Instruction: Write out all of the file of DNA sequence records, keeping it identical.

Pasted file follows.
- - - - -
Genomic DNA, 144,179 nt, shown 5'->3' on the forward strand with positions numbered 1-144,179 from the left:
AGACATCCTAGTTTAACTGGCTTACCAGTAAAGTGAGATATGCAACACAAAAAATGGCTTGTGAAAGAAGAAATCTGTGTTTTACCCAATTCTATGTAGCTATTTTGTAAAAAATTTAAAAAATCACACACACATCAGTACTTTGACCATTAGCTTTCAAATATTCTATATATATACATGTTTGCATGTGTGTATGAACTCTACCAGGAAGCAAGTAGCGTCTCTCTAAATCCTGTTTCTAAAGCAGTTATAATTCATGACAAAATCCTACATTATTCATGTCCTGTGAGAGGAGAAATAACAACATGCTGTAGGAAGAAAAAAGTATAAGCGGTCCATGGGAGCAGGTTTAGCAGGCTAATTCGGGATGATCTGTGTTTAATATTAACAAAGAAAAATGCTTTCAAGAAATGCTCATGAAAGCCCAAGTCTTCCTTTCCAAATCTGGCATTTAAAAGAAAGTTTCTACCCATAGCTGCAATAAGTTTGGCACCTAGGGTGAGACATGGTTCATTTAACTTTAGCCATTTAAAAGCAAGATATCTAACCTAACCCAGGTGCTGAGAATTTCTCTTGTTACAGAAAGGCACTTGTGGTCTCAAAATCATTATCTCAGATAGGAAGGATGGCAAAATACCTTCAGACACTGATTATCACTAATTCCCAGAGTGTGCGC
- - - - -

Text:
Genomic DNA, 144,179 nt, shown 5'->3' on the forward strand with positions numbered 1-144,179 from the left:
AGACATCCTAGTTTAACTGGCTTACCAGTAAAGTGAGATATGCAACACAAAAAATGGCTTGTGAAAGAAGAAATCTGTGTTTTACCCAATTCTATGTAGCTATTTTGTAAAAAATTTAAAAAATCACACACACATCAGTACTTTGACCATTAGCTTTCAAATATTCTATATATATACATGTTTGCATGTGTGTATGAACTCTACCAGGAAGCAAGTAGCGTCTCTCTAAATCCTGTTTCTAAAGCAGTTATAATTCATGACAAAATCCTACATTATTCATGTCCTGTGAGAGGAGAAATAACAACATGCTGTAGGAAGAAAAAAGTATAAGCGGTCCATGGGAGCAGGTTTAGCAGGCTAATTCGGGATGATCTGTGTTTAATATTAACAAAGAAAAATGCTTTCAAGAAATGCTCATGAAAGCCCAAGTCTTCCTTTCCAAATCTGGCATTTAAAAGAAAGTTTCTACCCATAGCTGCAATAAGTTTGGCACCTAGGGTGAGACATGGTTCATTTAACTTTAGCCATTTAAAAGCAAGATATCTAACCTAACCCAGGTGCTGAGAATTTCTCTTGTTACAGAAAGGCACTTGTGGTCTCAAAATCATTATCTCAGATAGGAAGGATGGCAAAATACCTTCAGACACTGATTATCACTAATTCCCAGAGTGTGCGC